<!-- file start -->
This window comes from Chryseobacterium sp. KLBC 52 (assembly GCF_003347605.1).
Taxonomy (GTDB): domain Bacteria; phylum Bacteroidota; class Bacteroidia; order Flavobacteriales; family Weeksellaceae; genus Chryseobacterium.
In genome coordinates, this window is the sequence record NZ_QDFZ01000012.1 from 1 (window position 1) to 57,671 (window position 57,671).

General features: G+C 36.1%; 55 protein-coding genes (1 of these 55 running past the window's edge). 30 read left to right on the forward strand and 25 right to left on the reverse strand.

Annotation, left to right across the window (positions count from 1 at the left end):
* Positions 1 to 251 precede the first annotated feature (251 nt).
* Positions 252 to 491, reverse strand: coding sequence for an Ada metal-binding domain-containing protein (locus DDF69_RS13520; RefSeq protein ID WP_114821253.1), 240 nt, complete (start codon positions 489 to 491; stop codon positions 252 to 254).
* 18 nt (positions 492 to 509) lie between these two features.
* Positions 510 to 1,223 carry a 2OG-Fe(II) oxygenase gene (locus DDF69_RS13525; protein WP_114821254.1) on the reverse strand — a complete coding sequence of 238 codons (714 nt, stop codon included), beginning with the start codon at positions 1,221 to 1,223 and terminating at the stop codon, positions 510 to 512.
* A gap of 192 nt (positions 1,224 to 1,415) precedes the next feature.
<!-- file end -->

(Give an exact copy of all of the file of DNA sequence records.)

This window comes from Chryseobacterium sp. KLBC 52 (assembly GCF_003347605.1).
Taxonomy (GTDB): domain Bacteria; phylum Bacteroidota; class Bacteroidia; order Flavobacteriales; family Weeksellaceae; genus Chryseobacterium.
In genome coordinates, this window is the sequence record NZ_QDFZ01000012.1 from 1 (window position 1) to 57,671 (window position 57,671).

General features: G+C 36.1%; 55 protein-coding genes (1 of these 55 running past the window's edge). 30 read left to right on the forward strand and 25 right to left on the reverse strand.

Annotation, left to right across the window (positions count from 1 at the left end):
* Positions 1 to 251 precede the first annotated feature (251 nt).
* Positions 252 to 491, reverse strand: coding sequence for an Ada metal-binding domain-containing protein (locus DDF69_RS13520; RefSeq protein ID WP_114821253.1), 240 nt, complete (start codon positions 489 to 491; stop codon positions 252 to 254).
* 18 nt (positions 492 to 509) lie between these two features.
* Positions 510 to 1,223 carry a 2OG-Fe(II) oxygenase gene (locus DDF69_RS13525; protein WP_114821254.1) on the reverse strand — a complete coding sequence of 238 codons (714 nt, stop codon included), beginning with the start codon at positions 1,221 to 1,223 and terminating at the stop codon, positions 510 to 512.
* A gap of 192 nt (positions 1,224 to 1,415) precedes the next feature.